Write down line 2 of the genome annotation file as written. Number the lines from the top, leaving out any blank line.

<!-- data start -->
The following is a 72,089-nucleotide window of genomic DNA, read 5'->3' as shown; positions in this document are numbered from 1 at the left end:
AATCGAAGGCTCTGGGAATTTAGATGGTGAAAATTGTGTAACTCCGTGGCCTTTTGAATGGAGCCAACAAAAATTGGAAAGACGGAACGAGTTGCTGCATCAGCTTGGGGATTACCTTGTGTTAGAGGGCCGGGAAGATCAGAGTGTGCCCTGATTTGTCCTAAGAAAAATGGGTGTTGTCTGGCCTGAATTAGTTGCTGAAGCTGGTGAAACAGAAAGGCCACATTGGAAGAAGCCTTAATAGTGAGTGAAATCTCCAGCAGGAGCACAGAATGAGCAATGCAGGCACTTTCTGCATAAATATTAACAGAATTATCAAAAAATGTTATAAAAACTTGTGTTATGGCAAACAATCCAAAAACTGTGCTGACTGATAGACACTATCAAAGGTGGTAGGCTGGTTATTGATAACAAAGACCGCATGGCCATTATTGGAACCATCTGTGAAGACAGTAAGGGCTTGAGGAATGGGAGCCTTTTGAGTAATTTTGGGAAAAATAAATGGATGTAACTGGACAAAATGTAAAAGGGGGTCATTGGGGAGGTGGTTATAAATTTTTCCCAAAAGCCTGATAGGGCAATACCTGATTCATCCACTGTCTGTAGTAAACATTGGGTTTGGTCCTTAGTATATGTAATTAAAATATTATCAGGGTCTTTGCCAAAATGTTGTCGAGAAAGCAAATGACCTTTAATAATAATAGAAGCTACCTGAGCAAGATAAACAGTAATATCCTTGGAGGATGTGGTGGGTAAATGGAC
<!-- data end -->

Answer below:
AATCGAAGGCTCTGGGAATTTAGATGGTGAAAATTGTGTAACTCCGTGGCCTTTTGAATGGAGCCAACAAAAATTGGAAAGACGGAACGAGTTGCTGCATCAGCTTGGGGATTACCTTGTGTTAGAGGGCCGGGAAGATCAGAGTGTGCCCTGATTTGTCCTAAGAAAAATGGGTGTTGTCTGGCCTGAATTAGTTGCTGAAGCTGGTGAAACAGAAAGGCCACATTGGAAGAAGCCTTAATAGTGAGTGAAATCTCCAGCAGGAGCACAGAATGAGCAATGCAGGCACTTTCTGCATAAATATTAACAGAATTATCAAAAAATGTTATAAAAACTTGTGTTATGGCAAACAATCCAAAAACTGTGCTGACTGATAGACACTATCAAAGGTGGTAGGCTGGTTATTGATAACAAAGACCGCATGGCCATTATTGGAACCATCTGTGAAGACAGTAAGGGCTTGAGGAATGGGAGCCTTTTGAGTAATTTTGGGAAAAATAAATGGATGTAACTGGACAAAATGTAAAAGGGGGTCATTGGGGAGGTGGTTATAAATTTTTCCCAAAAGCCTGATAGGGCAATACCTGATTCATCCACTGTCTGTAGTAAACATTGGGTTTGGTCCTTAGTATATGTAATTAAAATATTATCAGGGTCTTTGCCAAAATGTTGTCGAGAAAGCAAATGACCTTTAATAATAATAGAAGCTACCTGAGCAAGATAAACAGTAATATCCTTGGAGGATGTGGTGGGTAAATGGAC